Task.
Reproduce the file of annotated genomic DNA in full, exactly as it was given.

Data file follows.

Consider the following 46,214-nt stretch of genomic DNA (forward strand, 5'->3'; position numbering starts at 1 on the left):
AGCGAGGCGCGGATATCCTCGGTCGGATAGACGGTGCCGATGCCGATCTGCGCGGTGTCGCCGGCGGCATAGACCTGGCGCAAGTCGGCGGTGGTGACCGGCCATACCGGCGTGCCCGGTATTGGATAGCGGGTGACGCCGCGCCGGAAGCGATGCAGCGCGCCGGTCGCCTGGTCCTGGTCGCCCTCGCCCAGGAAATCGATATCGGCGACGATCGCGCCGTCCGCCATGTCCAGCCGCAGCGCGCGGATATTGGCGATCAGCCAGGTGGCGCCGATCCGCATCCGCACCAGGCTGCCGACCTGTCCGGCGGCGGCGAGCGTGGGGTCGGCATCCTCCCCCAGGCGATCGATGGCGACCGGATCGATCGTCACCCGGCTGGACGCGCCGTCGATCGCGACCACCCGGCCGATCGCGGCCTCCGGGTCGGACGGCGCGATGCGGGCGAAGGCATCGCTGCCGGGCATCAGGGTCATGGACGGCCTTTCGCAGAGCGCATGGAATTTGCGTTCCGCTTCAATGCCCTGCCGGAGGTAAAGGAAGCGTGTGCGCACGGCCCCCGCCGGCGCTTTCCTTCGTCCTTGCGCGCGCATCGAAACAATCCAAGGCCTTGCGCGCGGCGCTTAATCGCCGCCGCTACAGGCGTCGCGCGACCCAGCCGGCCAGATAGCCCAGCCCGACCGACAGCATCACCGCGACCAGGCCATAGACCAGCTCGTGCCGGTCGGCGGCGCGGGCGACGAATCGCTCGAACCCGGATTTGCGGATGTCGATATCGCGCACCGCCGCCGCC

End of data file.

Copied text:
Consider the following 46,214-nt stretch of genomic DNA (forward strand, 5'->3'; position numbering starts at 1 on the left):
AGCGAGGCGCGGATATCCTCGGTCGGATAGACGGTGCCGATGCCGATCTGCGCGGTGTCGCCGGCGGCATAGACCTGGCGCAAGTCGGCGGTGGTGACCGGCCATACCGGCGTGCCCGGTATTGGATAGCGGGTGACGCCGCGCCGGAAGCGATGCAGCGCGCCGGTCGCCTGGTCCTGGTCGCCCTCGCCCAGGAAATCGATATCGGCGACGATCGCGCCGTCCGCCATGTCCAGCCGCAGCGCGCGGATATTGGCGATCAGCCAGGTGGCGCCGATCCGCATCCGCACCAGGCTGCCGACCTGTCCGGCGGCGGCGAGCGTGGGGTCGGCATCCTCCCCCAGGCGATCGATGGCGACCGGATCGATCGTCACCCGGCTGGACGCGCCGTCGATCGCGACCACCCGGCCGATCGCGGCCTCCGGGTCGGACGGCGCGATGCGGGCGAAGGCATCGCTGCCGGGCATCAGGGTCATGGACGGCCTTTCGCAGAGCGCATGGAATTTGCGTTCCGCTTCAATGCCCTGCCGGAGGTAAAGGAAGCGTGTGCGCACGGCCCCCGCCGGCGCTTTCCTTCGTCCTTGCGCGCGCATCGAAACAATCCAAGGCCTTGCGCGCGGCGCTTAATCGCCGCCGCTACAGGCGTCGCGCGACCCAGCCGGCCAGATAGCCCAGCCCGACCGACAGCATCACCGCGACCAGGCCATAGACCAGCTCGTGCCGGTCGGCGGCGCGGGCGACGAATCGCTCGAACCCGGATTTGCGGATGTCGATATCGCGCACCGCCGCCGCC